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SAO PAULO (AP) — One of the most prominent people convicted in Latin America's largest corruption scandal left prison Tuesday for house arrest after serving two-and-a-half years behind bars at a time when many Brazilians are becoming disillusioned with the graft investigation once hailed as a political game-changer.
Marcelo Odebrecht's release came a day after Brazil's top court halted investigations into several lawmakers, underscoring the limitations of the "Car Wash" investigation that uncovered nearly institutionalized corruption involving senior politicians in several countries and several major Brazilian companies.
Odebrecht, who was CEO of his family's company of the same name, cooperated with prosecutors and testified that executives routinely paid bribes and made illegal campaign contributions to politicians in exchange for favors. He was originally sentenced to 19 years in prison, but, once he began cooperating, that penalty was reduced to 10, with the agreement that the majority of it would be served under house arrest.
Odebrecht's conviction and jailing were seen as a major victory for Car Wash prosecutors. The testimony of Odebrecht and other executives revealed that, for years, the company had essentially captured the Brazilian state, paying bribes and kickbacks to whoever was in power, whoever might be able to do a favor here, award a contract there.
The corruption was so organized — and endemic — that it had its own department at Odebrecht, blandly named the Division of Structured Operations.
On Tuesday, Odebrecht left prison and went to the federal court in the southern state of Parana, where an electronic bracelet was attached, the court said. Neither the court nor his representatives would say where he was headed next, but local media have reported he will serve out his term in his home in an upscale neighborhood of Sao Paulo.
"The main objective of this new phase of his life is, I repeat, to return to the family fold, which is very dear to him, and to be effective in his collaboration" with prosecutors, Nabor Bulhoes, a lawyer for Odebrecht told reporters outside the court. "Right now, he has no other plan and no other goal."
While Odebrecht's release was expected, it underscored the inequalities in Brazil's criminal justice system, in which corruption and white collar crimes generally receive little jail time.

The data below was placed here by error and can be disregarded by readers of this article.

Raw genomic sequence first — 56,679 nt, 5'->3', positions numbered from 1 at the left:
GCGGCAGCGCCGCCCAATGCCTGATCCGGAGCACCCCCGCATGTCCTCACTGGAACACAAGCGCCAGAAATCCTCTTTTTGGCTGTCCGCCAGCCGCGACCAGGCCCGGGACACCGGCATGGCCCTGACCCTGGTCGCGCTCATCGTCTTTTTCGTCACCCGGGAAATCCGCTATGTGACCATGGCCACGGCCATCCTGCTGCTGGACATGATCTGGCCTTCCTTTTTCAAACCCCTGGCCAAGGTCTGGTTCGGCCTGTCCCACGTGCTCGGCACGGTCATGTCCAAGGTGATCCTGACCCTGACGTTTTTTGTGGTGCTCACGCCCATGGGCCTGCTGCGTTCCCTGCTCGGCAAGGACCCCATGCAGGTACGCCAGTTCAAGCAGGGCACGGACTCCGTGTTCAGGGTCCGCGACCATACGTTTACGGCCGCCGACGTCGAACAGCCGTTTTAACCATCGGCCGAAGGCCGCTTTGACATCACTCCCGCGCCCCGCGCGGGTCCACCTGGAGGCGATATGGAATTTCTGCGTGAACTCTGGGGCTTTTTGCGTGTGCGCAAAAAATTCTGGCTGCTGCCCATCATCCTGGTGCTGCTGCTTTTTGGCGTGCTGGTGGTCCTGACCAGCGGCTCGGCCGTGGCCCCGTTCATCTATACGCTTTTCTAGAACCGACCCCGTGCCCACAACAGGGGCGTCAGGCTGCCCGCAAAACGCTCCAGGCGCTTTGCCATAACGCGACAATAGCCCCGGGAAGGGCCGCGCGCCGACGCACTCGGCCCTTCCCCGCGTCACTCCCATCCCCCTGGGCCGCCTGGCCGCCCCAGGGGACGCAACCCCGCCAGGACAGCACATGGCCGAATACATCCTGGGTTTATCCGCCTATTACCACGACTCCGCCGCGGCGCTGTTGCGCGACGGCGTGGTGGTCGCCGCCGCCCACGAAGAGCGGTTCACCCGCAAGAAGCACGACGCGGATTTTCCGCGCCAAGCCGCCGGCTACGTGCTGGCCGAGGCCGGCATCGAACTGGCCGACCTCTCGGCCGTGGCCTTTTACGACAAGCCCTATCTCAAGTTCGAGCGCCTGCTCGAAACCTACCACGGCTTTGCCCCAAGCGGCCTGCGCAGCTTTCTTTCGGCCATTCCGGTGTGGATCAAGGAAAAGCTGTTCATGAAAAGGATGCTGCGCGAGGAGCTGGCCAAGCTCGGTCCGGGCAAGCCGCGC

"It's terrible for the image of Brazil," said Celcino Rodrigues Junior, a 26-year-old law student in Sao Paulo, referring to Odebrecht's release. "It's favorable to him because he will be in a mansion, he will be in total comfort."
Revealing the extent of corruption in Brazil was one of Car Wash's great achievements. The other was managing to put some of its masterminds, Odebrecht among them, in jail.
But the investigation has slowed in recent months, and there have been accusations that President Michel Temer and other senior politicians are trying to hinder it. Some fear the new chief of the federal police will be less aggressive in investigating corruption, and others bemoaned the closure earlier this year of the task force dedicated to the probe. Temer has always maintained that he supports the investigation.
Despite its success in sending several businessmen to jail, the Car Wash operation has also struggled to put senior politicians behind bars. That's at least partially because sitting politicians have the right to be tried in the Supreme Court, where justice is slow and often deferential.
On Monday, a Supreme Court panel voted 2-1 to stop Car Wash investigations against four members of Congress. The decision effectively shields them from investigation while they remain in office.
Supreme Court Justice Gilmar Mendes also ordered house arrest instead of jail for Adriana Anselmo, wife of former Rio de Janeiro Gov. Sergio Cabral. Cabral has been convicted of corruption and is in prison, while his wife has been in jail accused of several crimes.
"Brazilians, as a whole, are exhausted by this marathon of scandal, and it's only natural that they would be disappointed by and exhausted by the absence of any real accountability," said Matthew Taylor, an associate professor at the School of International Service at American University in Washington.
Even though the operation, known as Lava Jato" in Portugese, hasn't always lived up to Brazil's highest hopes, Taylor says it has made significant progress.
"The fact that Odebrecht went to jail at all is a paradigm-shifting event in Brazilian history," he said. "Lava Jato has moved the needle."
Sarah DiLorenzo on Twitter: twitter.com/sdilorenzo
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